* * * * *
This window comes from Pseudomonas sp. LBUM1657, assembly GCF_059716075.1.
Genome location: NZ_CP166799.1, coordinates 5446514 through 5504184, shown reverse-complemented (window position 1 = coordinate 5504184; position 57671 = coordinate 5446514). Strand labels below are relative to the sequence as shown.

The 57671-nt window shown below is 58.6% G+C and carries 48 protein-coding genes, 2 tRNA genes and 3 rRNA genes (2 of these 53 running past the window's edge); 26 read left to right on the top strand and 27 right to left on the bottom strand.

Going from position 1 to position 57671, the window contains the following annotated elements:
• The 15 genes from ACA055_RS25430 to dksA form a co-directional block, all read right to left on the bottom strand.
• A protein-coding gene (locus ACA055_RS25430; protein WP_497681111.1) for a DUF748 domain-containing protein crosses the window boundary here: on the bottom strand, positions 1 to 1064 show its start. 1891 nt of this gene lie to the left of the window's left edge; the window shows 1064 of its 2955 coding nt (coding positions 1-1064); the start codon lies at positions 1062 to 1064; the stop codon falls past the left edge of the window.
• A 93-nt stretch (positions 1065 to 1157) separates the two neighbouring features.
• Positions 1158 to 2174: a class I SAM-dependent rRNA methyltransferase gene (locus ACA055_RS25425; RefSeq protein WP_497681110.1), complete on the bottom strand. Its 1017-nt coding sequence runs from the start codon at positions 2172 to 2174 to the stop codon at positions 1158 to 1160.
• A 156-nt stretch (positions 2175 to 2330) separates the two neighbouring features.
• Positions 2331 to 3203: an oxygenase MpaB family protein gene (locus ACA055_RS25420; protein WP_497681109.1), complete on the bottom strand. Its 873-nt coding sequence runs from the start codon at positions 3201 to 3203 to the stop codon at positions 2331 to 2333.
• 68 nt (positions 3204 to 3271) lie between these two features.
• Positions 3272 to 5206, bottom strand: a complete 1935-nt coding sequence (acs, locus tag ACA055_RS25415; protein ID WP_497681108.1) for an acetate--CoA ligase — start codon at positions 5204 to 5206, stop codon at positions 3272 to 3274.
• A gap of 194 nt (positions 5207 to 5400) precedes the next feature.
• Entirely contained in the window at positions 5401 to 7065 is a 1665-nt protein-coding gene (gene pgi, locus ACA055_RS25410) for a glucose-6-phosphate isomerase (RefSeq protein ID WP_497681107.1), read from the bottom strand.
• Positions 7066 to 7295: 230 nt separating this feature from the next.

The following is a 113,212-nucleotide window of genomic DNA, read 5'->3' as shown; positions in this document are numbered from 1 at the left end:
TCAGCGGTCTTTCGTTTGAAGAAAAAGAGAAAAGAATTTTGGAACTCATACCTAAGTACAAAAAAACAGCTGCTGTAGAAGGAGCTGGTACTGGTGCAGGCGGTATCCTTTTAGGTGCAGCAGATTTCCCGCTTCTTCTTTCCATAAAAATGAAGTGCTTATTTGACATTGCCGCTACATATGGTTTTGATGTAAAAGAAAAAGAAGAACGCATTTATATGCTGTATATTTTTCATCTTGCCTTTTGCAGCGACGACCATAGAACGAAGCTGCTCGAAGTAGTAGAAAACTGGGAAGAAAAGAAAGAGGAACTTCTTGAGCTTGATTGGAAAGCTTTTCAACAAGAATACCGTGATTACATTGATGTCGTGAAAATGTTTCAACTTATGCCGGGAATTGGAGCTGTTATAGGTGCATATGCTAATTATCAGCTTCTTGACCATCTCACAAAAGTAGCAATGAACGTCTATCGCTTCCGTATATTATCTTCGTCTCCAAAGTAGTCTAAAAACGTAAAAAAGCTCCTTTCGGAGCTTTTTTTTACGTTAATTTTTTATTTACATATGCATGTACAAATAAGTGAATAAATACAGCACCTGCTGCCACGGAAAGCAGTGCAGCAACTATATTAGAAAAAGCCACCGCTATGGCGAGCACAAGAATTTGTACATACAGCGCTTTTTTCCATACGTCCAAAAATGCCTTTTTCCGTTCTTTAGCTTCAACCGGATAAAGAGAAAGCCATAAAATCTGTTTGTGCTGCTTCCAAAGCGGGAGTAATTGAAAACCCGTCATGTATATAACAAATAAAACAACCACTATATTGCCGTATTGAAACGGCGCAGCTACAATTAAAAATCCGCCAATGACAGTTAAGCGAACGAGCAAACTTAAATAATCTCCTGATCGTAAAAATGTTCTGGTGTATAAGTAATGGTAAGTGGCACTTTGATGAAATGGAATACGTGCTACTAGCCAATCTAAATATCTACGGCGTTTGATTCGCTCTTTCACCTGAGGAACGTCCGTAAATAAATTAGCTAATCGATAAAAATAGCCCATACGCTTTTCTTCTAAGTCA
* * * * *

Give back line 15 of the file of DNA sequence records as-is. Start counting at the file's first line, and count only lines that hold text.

• Positions 7066 to 7295: 230 nt separating this feature from the next.